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Keep an Eye on Tread Depth
Tread depth is measured in increments of 32nds of an inch, and you should replace your tires when their treads reach a depth of 2/32. Since that’s hard to measure, your tires come with tread wear indicators, which are little ribs in the main tread grooves. When they’re level with the tread surface, they’ve worn down to 2/32 of an inch and should be replaced. Alternately, you can insert a penny into the main tread with Lincoln’s head upside down and facing you. If you can see all of Honest Abe’s head, it’s time for new tires. If you insert a quarter the same way and all of George Washington’s head is visible, you’re at 4/32 of an inch, which means you’re good.
Check your tire pressure periodically, even if they look OK, with a standard pressure gauge. Check when your tires are cold, either in the morning before you drive or several hours after you’ve last driven. If they’re low, fill them to the PSI level recommended by your car’s manufacturer. That is listed in your owner’s manual or on a sticker pasted on the frame of the driver’s side door. Too little air is bad for your tires and reduces their lifespan. Even worse, cars need more distance to stop when their tires are underinflated.
Again, refer to your manual — not the number on your tire’s sidewall — when inflating your tires. The number on your tire’s sidewall is the maximum pounds per square inch (psi) allowed for the tire, not the recommended psi for your specific car. If you overinflate, just press the metal stem in the center of the inflation cylinder to let some air out. Then measure again with your gauge. Overinflated tires are too stiff and don’t perform well. Overinflation also stiffens the sidewalls, causes uneven wear on the center treads and makes the tires more prone to bulging, bubbling and other damage when you hit potholes or uneven terrain.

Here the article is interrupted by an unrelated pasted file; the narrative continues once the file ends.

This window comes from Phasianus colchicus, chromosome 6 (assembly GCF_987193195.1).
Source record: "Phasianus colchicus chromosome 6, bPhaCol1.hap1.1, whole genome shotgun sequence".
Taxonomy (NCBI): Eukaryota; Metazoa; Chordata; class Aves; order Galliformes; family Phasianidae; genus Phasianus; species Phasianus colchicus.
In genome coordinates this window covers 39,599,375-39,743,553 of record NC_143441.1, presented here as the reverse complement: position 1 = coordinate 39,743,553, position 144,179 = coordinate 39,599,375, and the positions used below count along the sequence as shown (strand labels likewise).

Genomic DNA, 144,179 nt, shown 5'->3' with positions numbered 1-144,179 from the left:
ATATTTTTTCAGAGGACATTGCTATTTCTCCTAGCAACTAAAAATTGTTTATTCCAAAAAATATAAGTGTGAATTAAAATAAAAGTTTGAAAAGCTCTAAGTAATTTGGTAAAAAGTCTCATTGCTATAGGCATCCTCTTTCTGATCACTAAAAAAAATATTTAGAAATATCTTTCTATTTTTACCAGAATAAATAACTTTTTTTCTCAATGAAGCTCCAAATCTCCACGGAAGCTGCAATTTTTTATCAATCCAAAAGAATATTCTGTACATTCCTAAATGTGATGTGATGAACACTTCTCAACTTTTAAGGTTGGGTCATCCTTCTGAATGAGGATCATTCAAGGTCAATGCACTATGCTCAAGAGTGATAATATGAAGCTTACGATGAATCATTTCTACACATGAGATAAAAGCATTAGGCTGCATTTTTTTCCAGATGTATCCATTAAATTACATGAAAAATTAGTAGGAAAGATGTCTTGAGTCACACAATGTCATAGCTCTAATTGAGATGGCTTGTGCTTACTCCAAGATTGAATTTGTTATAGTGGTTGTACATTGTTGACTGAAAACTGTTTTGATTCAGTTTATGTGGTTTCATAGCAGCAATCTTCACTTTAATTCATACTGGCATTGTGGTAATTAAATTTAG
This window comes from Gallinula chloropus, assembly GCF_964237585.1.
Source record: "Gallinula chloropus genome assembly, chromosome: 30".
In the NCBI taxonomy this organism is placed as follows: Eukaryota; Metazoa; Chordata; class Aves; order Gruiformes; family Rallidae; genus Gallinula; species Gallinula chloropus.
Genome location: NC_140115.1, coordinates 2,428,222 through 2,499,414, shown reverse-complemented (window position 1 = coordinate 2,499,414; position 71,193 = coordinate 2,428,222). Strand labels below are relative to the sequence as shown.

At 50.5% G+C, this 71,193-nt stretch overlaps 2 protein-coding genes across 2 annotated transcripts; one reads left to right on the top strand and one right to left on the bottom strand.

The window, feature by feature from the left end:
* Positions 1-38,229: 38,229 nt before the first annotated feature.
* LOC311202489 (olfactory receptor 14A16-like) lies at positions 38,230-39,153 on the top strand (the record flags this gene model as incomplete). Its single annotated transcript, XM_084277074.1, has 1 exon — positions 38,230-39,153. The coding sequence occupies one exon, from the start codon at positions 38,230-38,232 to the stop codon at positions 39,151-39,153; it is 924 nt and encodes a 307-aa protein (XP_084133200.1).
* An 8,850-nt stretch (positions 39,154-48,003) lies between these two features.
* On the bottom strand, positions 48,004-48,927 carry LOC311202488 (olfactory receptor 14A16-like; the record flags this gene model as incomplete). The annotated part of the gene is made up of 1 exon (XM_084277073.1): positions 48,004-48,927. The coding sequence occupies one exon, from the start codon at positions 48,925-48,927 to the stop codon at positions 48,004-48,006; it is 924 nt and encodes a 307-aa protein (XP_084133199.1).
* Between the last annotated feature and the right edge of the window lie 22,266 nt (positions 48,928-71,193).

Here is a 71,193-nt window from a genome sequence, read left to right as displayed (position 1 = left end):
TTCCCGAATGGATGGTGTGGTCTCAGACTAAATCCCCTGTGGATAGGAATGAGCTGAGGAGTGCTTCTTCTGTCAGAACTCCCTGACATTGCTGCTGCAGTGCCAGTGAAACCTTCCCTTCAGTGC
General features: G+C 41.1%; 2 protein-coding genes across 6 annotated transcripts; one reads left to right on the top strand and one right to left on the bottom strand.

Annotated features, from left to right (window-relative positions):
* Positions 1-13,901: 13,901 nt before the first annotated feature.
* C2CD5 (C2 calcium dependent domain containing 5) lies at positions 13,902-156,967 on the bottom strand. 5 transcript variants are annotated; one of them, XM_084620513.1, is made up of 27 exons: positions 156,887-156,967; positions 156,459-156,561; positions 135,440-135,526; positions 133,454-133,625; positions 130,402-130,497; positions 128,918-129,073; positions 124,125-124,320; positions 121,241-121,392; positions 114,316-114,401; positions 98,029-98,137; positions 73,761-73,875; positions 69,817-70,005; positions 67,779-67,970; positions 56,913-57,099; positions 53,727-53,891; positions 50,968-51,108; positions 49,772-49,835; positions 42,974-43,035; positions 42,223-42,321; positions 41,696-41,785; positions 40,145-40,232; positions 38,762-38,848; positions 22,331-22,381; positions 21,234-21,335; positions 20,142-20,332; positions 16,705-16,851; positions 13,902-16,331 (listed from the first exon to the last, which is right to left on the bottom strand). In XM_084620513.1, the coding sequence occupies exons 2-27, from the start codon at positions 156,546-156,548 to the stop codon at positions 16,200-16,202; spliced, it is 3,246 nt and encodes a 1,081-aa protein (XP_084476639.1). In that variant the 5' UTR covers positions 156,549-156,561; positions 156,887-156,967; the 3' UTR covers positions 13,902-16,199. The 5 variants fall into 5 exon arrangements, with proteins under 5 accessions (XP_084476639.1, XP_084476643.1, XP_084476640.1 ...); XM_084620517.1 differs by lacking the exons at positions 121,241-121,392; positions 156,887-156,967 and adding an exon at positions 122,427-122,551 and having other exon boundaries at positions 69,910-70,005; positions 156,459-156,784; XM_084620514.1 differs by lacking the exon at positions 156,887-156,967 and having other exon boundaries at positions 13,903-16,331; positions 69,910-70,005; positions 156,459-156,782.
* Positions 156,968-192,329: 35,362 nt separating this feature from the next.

Be Aware of Temperature
Cold weather causes tires to lose pressure — as much as 2 psi for every 10-degree drop in temperature — and they gain pressure in high heat. It has to be very cold or very hot for this phenomenon to take effect, but in the most extreme temperatures, check and adjust your tire pressure more frequently.
Always Have Four Matching Tires
There was a time when mechanics would put snow tires only on the drive tires for winter use, leaving the all-season tires on the nonpowered axle. Now, however, it’s well known that all four tires must be as close to identical as possible to get the best performance and safety. That means that they should be the same type, model and tread pattern, and they also should have the same degree of wear. When all four tires are the same, they’ll behave predictably when cornering, braking, accelerating or working in inclement weather.
With All-Wheel Drive, Buy in Sets of 4
If you have an all-wheel-drive vehicle, you should replace all four tires at the same time even if two are worn but still roadworthy. While that might be a tough expense to swallow, it’s not actually a waste of money. That’s because tires on all-wheel-drive vehicles lose diameter, not just tread depth as they wear. With just a few 32nds of an inch difference, even slightly worn tires will spin faster than the newer ones. Check with the manufacturer of your vehicle for specific information about your model.
For All Other Vehicles, Put New Tires on the Rear Wheels
If you don’t have an all-wheel-drive vehicle, you can get away with replacing tires in pairs, but the new tires always go on the back. It’s a common misconception that they should go on the front if your car has front-wheel drive, but that’s not true. The rear wheels do most of the work in terms of stability and traction. When the front wheels slip on snow, slush or water, it’s fairly easy to compensate with steering and your car’s traction-control system. When the rear wheels fishtail out, however, the car can quickly slide into an unrecoverable spin. This dynamic is the same whether your driving wheels are on the front axle or the rear.